the Love of Liberty
Llewellyn H. Rockwell, Jr.
by Llewellyn H. Rockwell, Jr.: A
People’s Uprising Against the Empire
Egyptian protests first broke out, most Americans celebrated.
Though Mubarak’s military must still be circumvented or overthrown,
the revolt has spread, like a cleansing fire, to Bahrain, Libya,
Iraq, Iran, Yemen, Jordan, and beyond.
What is all
this all about? Thanks to Western rule since WWI, this is a region
of dictators and domination. Regardless of the spark, that is
the issue. This might just be an old story and exactly what it
appears to be: a struggle between the liberty of the people and
the criminal power of the State.
however, this is not obvious to many conservatives. Never mind
that the people are denouncing the dictators, the jails, the political
persecutions, the torturing and brutality, the disappearances
and murders, and demanding the freedom to speak, publish, and
live. Surely there must be some nefarious plot behind it all.
theme was clear enough in Egypt. Here we had multitudes of educated,
young, tech-savvy, pro-freedom activists taking a brave stand
against a national socialist dictator of 30 years – and the bad
guy lost, thereby giving hope to all peoples in the world who
struggle against tyranny. The role of the military in the future
of the country is still up in the air, and who doubts that another
government will have to be overthrown again in the future? Still,
victory is victory.
with 1989 and with 1776 were impossible to miss. Anyone who loves
Jefferson, Bastiat, and Rothbard had to feel a mighty rush, a
sense that the flame of freedom will never, ever be extinguished.
If it can happen there, it can happen anywhere, including in Washington,
A Pew Research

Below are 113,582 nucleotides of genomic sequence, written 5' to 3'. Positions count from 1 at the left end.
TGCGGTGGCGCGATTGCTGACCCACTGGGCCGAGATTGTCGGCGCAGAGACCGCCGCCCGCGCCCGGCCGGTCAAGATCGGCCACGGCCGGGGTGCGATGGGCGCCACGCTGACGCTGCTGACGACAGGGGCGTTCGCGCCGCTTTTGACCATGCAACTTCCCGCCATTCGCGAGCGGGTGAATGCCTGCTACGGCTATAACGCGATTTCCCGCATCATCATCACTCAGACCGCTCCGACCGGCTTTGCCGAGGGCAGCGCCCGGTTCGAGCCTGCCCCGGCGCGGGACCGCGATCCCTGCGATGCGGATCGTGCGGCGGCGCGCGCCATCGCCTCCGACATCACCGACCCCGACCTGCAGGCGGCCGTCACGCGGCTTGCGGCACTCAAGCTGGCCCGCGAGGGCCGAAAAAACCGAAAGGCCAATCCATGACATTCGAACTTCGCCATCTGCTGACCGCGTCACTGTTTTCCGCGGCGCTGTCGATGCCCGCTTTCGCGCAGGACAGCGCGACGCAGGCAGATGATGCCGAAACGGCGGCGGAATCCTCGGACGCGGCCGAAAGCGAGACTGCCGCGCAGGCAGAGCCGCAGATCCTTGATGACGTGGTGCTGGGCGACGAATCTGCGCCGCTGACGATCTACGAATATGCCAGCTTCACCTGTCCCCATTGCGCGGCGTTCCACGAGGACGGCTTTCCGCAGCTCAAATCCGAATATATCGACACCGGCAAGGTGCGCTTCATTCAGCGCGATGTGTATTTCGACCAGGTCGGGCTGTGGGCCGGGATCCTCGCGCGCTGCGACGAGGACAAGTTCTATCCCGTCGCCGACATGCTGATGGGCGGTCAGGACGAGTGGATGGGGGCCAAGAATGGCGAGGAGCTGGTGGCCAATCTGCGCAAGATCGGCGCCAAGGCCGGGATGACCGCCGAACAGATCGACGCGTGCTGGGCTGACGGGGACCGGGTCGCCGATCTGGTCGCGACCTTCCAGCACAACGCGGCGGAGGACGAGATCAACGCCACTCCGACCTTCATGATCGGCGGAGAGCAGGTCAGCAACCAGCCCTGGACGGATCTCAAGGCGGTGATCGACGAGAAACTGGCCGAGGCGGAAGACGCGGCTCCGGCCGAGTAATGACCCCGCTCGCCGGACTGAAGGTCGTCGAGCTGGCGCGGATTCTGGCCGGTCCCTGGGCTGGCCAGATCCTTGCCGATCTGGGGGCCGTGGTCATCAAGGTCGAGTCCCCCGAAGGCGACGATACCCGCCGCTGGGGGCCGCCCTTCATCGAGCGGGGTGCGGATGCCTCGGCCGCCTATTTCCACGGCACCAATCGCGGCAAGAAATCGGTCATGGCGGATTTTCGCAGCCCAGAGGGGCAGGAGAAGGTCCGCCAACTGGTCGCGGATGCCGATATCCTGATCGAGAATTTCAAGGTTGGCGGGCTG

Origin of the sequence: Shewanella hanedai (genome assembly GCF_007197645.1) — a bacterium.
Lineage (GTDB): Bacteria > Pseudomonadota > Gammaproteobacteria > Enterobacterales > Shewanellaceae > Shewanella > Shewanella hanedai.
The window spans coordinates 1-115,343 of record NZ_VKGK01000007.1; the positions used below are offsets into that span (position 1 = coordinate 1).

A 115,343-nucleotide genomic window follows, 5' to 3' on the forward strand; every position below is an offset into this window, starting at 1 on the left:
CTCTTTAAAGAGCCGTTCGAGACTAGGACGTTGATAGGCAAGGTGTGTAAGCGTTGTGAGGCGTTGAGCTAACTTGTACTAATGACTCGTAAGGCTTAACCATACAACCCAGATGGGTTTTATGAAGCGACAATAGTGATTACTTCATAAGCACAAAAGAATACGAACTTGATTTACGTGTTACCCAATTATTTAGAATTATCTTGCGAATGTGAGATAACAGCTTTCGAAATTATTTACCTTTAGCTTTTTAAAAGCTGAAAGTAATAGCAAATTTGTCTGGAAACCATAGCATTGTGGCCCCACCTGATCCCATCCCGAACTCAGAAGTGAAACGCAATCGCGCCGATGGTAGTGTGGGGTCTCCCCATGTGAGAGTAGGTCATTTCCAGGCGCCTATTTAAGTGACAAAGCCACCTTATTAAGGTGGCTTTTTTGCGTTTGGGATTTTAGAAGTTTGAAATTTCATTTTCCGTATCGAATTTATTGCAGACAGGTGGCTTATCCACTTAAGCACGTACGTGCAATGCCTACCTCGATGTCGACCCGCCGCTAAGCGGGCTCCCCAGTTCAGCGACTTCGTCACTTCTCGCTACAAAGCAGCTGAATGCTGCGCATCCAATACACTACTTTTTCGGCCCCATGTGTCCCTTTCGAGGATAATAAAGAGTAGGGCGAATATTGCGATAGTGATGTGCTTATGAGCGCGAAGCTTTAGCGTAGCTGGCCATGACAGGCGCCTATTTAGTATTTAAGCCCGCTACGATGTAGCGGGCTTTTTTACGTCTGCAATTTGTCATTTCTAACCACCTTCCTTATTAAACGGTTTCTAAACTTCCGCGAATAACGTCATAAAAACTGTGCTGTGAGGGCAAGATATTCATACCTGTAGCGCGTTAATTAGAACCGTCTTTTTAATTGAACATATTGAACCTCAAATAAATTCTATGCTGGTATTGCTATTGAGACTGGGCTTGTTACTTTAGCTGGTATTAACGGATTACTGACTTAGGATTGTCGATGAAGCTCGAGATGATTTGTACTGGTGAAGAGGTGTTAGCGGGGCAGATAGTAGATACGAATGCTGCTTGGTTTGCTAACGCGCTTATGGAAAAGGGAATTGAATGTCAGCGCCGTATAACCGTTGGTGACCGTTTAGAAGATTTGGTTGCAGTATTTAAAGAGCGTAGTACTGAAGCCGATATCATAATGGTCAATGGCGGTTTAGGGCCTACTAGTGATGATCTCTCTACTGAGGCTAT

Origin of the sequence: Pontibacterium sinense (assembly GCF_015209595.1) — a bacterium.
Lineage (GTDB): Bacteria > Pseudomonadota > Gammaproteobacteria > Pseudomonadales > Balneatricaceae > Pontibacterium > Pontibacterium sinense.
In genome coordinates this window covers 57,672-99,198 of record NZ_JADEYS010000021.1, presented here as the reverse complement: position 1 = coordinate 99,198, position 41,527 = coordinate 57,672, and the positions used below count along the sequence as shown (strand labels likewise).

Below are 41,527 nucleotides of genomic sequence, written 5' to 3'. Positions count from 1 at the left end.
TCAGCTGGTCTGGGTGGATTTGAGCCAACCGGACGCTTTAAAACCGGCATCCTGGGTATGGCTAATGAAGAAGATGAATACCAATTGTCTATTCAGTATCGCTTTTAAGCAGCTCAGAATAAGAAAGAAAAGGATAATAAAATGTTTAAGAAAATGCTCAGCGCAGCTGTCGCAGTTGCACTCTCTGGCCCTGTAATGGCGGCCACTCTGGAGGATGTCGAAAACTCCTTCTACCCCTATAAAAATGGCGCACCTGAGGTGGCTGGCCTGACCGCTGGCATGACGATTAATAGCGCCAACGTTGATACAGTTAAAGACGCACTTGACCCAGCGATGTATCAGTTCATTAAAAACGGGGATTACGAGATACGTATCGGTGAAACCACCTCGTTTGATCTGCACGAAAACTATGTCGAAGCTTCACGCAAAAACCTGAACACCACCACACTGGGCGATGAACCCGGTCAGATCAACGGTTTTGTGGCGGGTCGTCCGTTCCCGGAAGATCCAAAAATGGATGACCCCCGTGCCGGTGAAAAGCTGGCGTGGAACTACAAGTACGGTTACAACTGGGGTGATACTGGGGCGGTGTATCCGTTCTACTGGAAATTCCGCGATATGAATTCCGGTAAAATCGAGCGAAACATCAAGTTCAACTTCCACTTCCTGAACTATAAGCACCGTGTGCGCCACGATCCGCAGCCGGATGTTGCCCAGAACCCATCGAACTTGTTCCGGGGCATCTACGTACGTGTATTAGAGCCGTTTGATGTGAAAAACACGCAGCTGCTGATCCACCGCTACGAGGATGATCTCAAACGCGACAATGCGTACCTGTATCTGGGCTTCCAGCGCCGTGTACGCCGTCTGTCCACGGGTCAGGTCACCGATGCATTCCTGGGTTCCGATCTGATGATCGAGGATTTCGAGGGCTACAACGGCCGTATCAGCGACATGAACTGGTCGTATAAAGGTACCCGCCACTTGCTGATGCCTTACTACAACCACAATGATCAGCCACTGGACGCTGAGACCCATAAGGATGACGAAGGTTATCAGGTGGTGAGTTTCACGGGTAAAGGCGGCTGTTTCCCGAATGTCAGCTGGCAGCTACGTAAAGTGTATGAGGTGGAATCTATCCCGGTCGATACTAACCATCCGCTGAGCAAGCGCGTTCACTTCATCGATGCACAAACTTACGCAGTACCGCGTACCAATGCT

confirmed intense American public interest in this Egyptian
story. It was the biggest foreign policy story in four years –
bigger than any natural disaster or any US war. The story even
overwhelmed domestic news. From an American popular perspective,
there is nothing quite as thrilling as seeing a people stand up
to a brutal dictator – and having it end—though there is much
more to do – the right way.
is embedded deep within our own civic culture, with our own revolt
against empire. The themes of the revolt – liberty, human rights,
justice – are our themes, beautiful evidence of the way the American
experience has been a light to the world, despite 20th-century
deviations. And if you were watching the live coverage, especially
Al Jazeera, it was clear that freedom, in exactly the way we understand
that term, was the theme. The Declaration of Independence was
quoted in placards. Speakers mentioned Patrick Henry. This was
the memory of the American revolution revived in the old world.
Just as commentators
and intellectuals have trouble understanding liberty as a theme
in domestic politics, some people just can’t get it in foreign
policy. I noticed a strange lack of celebration on many conservative
blogs and sites. There is far more hand-wringing about "instability"
than cheers for the people.
If the Egyptian
case is any indication, we can look forward to more fretting and
puzzling and even opposition from the American right. The angst-filled
view on Egypt began with Glenn Beck, the most influential voice
on the tea-party right, a man who last year celebrated Hayek’s
to Serfdom and put it on the bestseller list.
In a YouTube
he warned that these revolts were not what they seemed. They are
really the working out of a conspiracy of Muslim fanatics insufficiently
appreciative of the US-installed and maintained dictator. It was
shockingly clear: he supported the regime over the people, the